I have a vague memory of baking cookies with my grandmother. That was in 1952. Still, it is a genuine memory, one I wanted to recreate with my own granddaughter.
Over a batch of peanut butter cookie dough I discovered a lot about Lola – she is bright, inquisitive and insightful (I am sure I was none of those things when I was 5) – and I faced a few truths about myself.
I was looking for the measuring spoons, muttering under my breath about my declining organizational skills when her quiet, shy voice asked, “Grandma … are you old?”
Four little words strung together into a question I had been avoiding for years. I considered debating the definition of “old” with her, but five-year-olds just want the facts.
“Well, Lola, I am old. At least older than you,” I hastened to clarify. “But only by 60 years.”
What had her inquiring eyes noticed that distracted her from mixing sugar and egg together in the bowl in front of her and led her to ask that question? I stood a little straighter and reached up to fluff my hair. “I wasn’t always old, you know.”
I measured out some flour, letting her digest that bit of additional information. Surely she would ask me about my youth. I could tell her about learning to sail while I was a mother’s helper at Big Cedar Point. Or listening to the Beatles, hanging out at Yorkville coffee houses and living at Rochdale. Hiking the Bruce Trail, for heaven’s sake.
“I won’t ever know you when you were young.”
I dumped the flour into the bowl and mixed vigorously, realizing too late that the peanut butter should have gone in first. Lola was right. My youth is my shadow.
Grandchildren can be distracting. Often they make us face up to reality.
“Your skin isn’t smooth like mine.”
“No, it’s not.” I tightened my grip on the mixing spoon and beat harder.
She ran her hand along my arm. “It’s soft and wiggly,” she whispered, stroking my arm again.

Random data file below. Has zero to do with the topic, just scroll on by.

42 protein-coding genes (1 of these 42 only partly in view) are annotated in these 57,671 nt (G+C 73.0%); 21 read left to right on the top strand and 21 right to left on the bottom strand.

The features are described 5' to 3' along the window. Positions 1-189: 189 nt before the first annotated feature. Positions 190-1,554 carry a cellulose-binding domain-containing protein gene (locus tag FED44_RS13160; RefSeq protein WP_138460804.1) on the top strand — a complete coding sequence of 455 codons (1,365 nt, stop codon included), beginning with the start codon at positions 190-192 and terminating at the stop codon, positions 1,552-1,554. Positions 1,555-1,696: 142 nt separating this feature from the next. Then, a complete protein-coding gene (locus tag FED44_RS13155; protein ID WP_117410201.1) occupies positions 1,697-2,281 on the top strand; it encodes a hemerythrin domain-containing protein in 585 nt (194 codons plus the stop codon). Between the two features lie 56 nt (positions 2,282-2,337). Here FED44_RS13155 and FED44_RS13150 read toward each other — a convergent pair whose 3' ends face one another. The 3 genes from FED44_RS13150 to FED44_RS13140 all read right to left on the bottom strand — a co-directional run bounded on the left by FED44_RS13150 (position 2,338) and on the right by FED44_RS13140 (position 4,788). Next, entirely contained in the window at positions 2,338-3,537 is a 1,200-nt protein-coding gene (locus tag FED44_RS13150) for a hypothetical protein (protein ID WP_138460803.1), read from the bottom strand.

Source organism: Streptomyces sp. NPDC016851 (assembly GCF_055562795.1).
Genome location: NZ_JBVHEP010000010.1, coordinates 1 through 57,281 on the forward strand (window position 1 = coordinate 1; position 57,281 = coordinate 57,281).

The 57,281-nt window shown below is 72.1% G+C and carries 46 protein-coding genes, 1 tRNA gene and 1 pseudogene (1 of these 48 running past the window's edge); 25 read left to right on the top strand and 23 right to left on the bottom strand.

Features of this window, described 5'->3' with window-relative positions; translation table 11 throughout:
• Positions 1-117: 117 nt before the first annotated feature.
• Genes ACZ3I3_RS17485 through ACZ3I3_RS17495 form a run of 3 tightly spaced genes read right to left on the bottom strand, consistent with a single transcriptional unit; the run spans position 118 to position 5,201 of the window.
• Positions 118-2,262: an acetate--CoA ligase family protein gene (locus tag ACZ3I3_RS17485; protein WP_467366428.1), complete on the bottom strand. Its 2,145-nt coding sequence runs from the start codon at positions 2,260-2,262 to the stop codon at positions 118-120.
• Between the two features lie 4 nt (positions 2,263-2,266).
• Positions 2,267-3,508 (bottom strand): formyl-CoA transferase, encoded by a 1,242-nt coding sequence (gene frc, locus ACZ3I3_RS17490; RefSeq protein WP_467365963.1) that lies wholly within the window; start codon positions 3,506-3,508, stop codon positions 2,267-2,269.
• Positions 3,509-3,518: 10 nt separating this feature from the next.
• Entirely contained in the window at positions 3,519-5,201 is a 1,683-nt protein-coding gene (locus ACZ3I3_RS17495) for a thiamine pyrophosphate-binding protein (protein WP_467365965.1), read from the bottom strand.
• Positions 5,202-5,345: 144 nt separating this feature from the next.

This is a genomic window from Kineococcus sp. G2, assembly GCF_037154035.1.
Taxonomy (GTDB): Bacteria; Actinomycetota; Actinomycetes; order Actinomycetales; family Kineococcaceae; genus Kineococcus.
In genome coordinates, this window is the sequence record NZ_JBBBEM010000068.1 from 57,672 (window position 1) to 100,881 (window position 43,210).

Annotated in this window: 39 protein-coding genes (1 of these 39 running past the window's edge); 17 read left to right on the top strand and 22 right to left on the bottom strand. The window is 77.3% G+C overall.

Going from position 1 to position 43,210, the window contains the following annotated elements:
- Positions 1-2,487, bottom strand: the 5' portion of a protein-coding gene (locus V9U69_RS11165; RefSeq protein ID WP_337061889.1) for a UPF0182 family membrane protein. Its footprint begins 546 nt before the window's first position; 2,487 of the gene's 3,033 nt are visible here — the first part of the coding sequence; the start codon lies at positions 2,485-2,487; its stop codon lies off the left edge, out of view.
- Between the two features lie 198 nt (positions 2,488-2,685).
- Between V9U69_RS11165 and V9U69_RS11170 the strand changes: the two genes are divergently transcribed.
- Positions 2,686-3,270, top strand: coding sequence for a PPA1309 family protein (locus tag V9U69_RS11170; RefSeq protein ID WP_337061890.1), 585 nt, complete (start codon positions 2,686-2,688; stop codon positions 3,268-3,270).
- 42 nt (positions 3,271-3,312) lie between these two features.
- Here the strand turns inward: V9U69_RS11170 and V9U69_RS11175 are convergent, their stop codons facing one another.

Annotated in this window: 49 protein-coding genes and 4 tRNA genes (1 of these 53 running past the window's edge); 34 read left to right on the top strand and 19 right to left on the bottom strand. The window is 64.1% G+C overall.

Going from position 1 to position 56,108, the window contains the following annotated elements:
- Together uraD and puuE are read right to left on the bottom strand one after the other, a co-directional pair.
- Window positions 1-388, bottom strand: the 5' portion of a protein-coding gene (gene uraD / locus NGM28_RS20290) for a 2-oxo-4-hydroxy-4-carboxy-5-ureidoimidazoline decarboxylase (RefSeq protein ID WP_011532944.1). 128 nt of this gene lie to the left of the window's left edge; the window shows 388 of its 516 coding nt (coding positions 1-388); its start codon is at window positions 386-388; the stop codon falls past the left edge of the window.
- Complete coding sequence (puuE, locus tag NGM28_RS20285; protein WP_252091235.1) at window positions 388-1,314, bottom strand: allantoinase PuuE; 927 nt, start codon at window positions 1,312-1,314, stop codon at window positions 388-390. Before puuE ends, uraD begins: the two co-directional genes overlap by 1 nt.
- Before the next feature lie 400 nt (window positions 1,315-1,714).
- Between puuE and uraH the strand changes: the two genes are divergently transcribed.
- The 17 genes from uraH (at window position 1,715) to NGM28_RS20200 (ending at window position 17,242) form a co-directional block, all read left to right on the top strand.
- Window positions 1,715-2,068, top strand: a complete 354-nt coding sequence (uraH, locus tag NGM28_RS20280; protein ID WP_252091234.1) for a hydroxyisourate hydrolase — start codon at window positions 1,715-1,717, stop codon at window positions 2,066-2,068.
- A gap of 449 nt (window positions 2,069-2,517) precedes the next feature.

“Well it’s been with me a long time. I think maybe it’s getting a bit tired. Like an old pair of blue jeans.”
Lola looked at me dubiously, a frown on her face. Then she smiled. “You’re trying to make me laugh, aren’t you grandma?”
I really didn’t want to have this conversation. I wasn’t ready for it. I’d succeeded in not having it with myself – why have it with Lola? Distraction seemed the best defence. I unscrewed the lid on the jar of peanut butter. After all, wasn’t that what this visit was about? Making cookies, making memories?
“Scoop the peanut butter into the bowl for grandma, hon.”
“It’s too hard. Can you help me?”
Ah, this was better. My grip on the spoon relaxed.
“Of course I can. That’s what grandmas do. We help our grandchildren in so many ways. We are strong and wise. And we are young for our age!” Grace under fire, that’s me!
I looked at the top of her head as she bent over the bowl flicking a finger into the batter and helping herself to a taste of peanut butter. So much like her dad. I wanted to reach over and hug and kiss her just for being sweet and beautiful.
She looked at me with her blue, blue eyes. “Grandma, what are those lines on your face?”
The moment had passed. We were back to The Inquisition. Had she seen me in the bathroom, fingers pressed lightly on my cheekbones, lifting my sagging skin gently toward my forehead?
“Well, pumpkin, they are called wrinkles.” (And I earned every one of them; I muttered to myself the well-worn rebuke.)
“Do they hurt?”
Should I tell her about the sorrow lines or that most are laughter lines? Maybe not, I decided. Some things should be left to later, or never. I wondered if I should try to explain that as each wrinkle appeared it was like the ticking hands on a clock, counting off time that’s slipping away. Would she understand how time slips away?
“I had a booboo on my knee once. It hurt. But then I got Bunny to kiss it for me and it didn’t hurt any more. Do you want to borrow Bunny, grandma? He could kiss your wrinkles for you.”
“Perhaps later. Let’s finish making the peanut butter cookies, sweetie.”
Maybe that’s all aging is, a little booboo. Not important enough to dwell on for long; kisses will make it hurt less.
When the cookies had cooled we took them out to the back patio. Sitting on my garden swing, we enjoyed the warm, sweet treat we had made together. It would be a perfect memory. I leaned over and kissed her cheek. She kissed me back and smiled.
“Are you going to die, grandma?”
“Some day, but not for a very long time. I want to bake cookies with you again.”
“I’m glad. I like baking with you.”
We sat and swung together a bit longer, quietly. My heart was full of love and I knew Lola’s was too.
Grandchildren ask important questions. Brave grandmas answer them. We learn from each other. We sustain each other.
Patricia Montgomery lives in Newmarket, Ont.